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Make The Most of Your Next Media Interview

by Jennifer McNeil

As business owners we know that getting coverage in the media can be a great way to spread the word about our companies. We also know, however, that media exposure can be a double-edged sword if we don't go about it wisely.

Whether you enjoy being a media darling, or would rather have a root canal then participate in an interview, here are some practical steps you can take to put your best foot forward.

Think Preparation, Focus and Follow-up!

The Power of Preparation

Have strong messages and Q&A that you feel comfortable delivering

  • Create and commit to paper 3 -5 key messages that you want to get across and keep them brief, memorable and quotable.
  • Avoid using "corporate speak" or industry jargon, and be able to back up your claims with data & customer testimonials.
  • Think through questions that you'd dread being asked and then create a Q&A that will prepare you to provide credible and consistent responses.

Go into the interview, as you would any business meeting, with clear objectives

Ask yourself…

  • Do I want to provide education on a particular trend or issue?
  • Am I trying to differentiate my product, service or viewpoint from a specific competitor?
  • Do I need to address a misconception about my company or industry?

Do some homework on the media outlet you are interviewing with, and know the journalist's goals and expectations going in

  • Visit the outlet's website, do internet research, and check out an edition or show in advance to get smarter. Look for the types of stories they run, the format and tone of their outlet, the audience they are trying to reach, and how they have covered similar topics or issues in the past.
  • It is absolutely appropriate to ask the reporter the focus and mission of their story and the types of questions you can expect in advance.

Let Focus Be Your Interview Guide

Stay on message and stick with what you know

  • As the old adage says … tell them what you are going to tell them, tell them, and then tell then what you just told them. This doesn't mean being inflexible or wooden in interviews, but rather using your key messages as a strong starting and ending point for your discussion.
  • If you're uncomfortable with your level of knowledge on a topic or question indicate that it is not your area of expertise and offer to connect the reporter with your PR person, a colleague, or alternative source as appropriate.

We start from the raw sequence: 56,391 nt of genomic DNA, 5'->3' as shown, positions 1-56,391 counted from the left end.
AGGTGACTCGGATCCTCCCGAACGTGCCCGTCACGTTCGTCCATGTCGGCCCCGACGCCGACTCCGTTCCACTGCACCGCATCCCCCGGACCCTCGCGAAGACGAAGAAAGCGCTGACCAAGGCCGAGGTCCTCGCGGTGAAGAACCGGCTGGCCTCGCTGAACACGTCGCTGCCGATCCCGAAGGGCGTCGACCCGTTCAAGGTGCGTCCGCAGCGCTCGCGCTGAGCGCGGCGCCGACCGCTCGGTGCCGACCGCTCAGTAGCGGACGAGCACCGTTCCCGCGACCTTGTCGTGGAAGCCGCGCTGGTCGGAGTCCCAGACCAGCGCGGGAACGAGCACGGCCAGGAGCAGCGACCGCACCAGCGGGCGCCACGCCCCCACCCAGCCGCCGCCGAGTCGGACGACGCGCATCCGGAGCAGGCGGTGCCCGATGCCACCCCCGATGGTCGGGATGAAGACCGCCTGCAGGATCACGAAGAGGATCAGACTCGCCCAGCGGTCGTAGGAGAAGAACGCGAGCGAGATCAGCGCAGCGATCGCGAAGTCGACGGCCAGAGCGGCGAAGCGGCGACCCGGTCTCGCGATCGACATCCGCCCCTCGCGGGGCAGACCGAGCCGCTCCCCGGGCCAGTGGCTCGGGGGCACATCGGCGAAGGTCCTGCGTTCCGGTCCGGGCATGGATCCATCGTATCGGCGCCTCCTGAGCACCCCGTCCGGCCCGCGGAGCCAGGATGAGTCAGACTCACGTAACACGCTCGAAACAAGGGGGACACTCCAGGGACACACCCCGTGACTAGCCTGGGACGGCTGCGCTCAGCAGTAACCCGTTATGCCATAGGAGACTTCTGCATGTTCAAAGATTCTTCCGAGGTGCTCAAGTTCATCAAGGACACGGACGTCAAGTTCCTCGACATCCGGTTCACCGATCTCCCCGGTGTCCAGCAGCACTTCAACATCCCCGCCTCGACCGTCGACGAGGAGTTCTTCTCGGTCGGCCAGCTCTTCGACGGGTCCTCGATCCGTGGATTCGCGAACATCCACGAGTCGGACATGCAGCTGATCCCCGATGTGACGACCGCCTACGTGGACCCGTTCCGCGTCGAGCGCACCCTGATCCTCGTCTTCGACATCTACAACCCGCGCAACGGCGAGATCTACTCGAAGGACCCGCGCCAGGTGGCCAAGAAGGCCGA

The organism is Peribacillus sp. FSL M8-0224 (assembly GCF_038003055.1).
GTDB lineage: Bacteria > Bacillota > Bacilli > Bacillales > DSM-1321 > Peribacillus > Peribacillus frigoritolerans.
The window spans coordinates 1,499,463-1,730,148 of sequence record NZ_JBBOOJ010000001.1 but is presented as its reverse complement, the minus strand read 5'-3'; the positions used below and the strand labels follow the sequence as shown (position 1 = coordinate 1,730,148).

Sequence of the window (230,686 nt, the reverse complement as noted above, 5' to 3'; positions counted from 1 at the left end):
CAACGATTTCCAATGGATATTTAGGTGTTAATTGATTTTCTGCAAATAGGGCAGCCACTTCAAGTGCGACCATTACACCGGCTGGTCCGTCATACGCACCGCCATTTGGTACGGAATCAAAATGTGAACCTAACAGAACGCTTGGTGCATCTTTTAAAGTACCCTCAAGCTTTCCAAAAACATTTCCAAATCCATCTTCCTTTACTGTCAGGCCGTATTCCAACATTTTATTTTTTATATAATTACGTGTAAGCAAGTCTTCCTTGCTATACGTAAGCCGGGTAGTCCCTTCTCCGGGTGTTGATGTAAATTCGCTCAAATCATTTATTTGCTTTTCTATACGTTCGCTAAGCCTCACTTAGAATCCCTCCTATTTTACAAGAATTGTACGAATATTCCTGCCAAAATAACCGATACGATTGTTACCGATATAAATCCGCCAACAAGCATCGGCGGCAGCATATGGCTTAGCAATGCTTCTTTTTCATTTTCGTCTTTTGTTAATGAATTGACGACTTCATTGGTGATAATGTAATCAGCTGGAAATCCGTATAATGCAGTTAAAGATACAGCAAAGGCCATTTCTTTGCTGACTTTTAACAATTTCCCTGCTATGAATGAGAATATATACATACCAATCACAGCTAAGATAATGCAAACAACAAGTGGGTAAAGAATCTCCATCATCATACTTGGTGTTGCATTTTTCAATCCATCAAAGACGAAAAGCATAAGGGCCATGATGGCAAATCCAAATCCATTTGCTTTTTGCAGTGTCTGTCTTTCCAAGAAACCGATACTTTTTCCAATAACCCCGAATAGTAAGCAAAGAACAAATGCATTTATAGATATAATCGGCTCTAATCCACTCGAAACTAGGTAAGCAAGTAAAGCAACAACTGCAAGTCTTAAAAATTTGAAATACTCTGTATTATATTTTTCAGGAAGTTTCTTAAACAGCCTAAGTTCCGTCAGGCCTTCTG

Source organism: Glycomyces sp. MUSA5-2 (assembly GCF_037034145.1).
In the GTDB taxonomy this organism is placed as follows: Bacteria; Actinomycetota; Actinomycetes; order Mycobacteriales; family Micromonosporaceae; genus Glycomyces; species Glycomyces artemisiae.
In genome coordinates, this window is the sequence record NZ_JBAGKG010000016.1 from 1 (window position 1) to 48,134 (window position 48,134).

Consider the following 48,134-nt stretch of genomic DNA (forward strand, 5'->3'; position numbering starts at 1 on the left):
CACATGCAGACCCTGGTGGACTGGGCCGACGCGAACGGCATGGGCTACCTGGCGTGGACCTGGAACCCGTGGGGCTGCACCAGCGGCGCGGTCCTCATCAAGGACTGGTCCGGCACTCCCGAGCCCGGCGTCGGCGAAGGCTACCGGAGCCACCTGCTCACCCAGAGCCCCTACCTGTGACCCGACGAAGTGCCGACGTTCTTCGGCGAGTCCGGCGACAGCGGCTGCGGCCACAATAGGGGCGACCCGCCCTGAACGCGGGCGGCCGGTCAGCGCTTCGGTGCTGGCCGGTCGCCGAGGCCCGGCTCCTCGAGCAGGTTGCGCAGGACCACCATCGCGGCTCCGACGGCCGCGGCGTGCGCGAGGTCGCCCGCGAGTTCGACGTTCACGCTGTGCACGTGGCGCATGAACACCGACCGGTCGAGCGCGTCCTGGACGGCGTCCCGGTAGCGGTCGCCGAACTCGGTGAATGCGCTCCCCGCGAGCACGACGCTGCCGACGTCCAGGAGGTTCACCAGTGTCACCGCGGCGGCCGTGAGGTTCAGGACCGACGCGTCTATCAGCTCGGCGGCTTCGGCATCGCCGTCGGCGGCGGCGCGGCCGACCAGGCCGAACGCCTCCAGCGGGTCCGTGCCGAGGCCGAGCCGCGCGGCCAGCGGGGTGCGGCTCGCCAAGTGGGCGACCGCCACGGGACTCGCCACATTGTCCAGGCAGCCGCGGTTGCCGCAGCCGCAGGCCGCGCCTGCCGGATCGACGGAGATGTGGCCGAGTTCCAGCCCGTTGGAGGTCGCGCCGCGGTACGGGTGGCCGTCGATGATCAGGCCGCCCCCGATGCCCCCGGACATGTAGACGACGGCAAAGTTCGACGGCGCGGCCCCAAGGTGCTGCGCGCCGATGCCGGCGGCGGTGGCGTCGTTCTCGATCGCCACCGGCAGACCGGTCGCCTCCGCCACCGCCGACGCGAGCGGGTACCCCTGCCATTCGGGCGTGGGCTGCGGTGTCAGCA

Don't feel obliged to answer every question or go "off the record"

  • An interview shouldn't be an inquisition and you are not required to answer every question posed. If you are unable or unwilling to answer, decline politely … indicating that this is an area that is not appropriate for you to discuss. Next, move to a related point or insight that you do feel comfortable in sharing so they feel like you've listened and made an effort to respond.
  • Avoid saying "No Comment" as this is what they may end up quoting you on and it sounds curt and defensive.
  • Remember that nothing is ever "off the record" – even if you are in an informal setting like an event reception or in the restroom. Remember if you say it… they have the right to print it!

Take The High Road

  • Always provide accurate information and if you think you've mistakenly given out unclear or incorrect information, circle back and clarify it on the spot and then confirm their understanding.
  • Never argue or become combative – even if the reporter or line of questioning is overbearing or rude.
  • Don't criticize the competition or another company or service – it's fine to differentiate what you are offering but keep it positive and factual.

It Ain't Over Til' The Follow-up Sings

Continue to be a resource to the reporter as they prepare to file their story

  • Know their deadline constraints and make yourself available for post-interview requests like customer references, photographs, product or service descriptions, copies of studies you reference etc.

Have realistic expectations but don't be afraid to point out true inaccuracies

  • It is very rare that a reporter will ask you to read or fact check their article/your quote before it appears – don't expect it, or ask to do so.
  • News cycles and big happenings may affect when and if your piece appears e.g. if we go to war, have an economic shift, or get 3 feet of snow that will become the "story" for the next several weeks or even months and your story may get tabled. You should also expect that you may become a small part of a larger article once it hits the editors' desk.
  • If there is a factual or statistical error in the piece that runs, pursue a correction or at least bring it to the attention of the reporter. Despite what many people think, very few reporters want to run a factually incorrect story just to sell papers.

Stay in touch

  • Developing ongoing, long-term relationships with reporters and their outlets is one of the best ways to create quality results so keep an updated list of reporters and editors you've worked with so you can continue to share important news and developments about you and your company.
  • If you know the reporter is hot on a particular topic or issue and you come across an interesting new study or data point, drop the reporter an informal line-this helps establish you as an expert source. [This is a tactic that should be used sparingly and wisely.]
  • Find out if an outlet you're interested in publishes an editorial calendar on upcoming themes and then keep and eye on it and proactively pitch ideas or angles where you might be able to add value.

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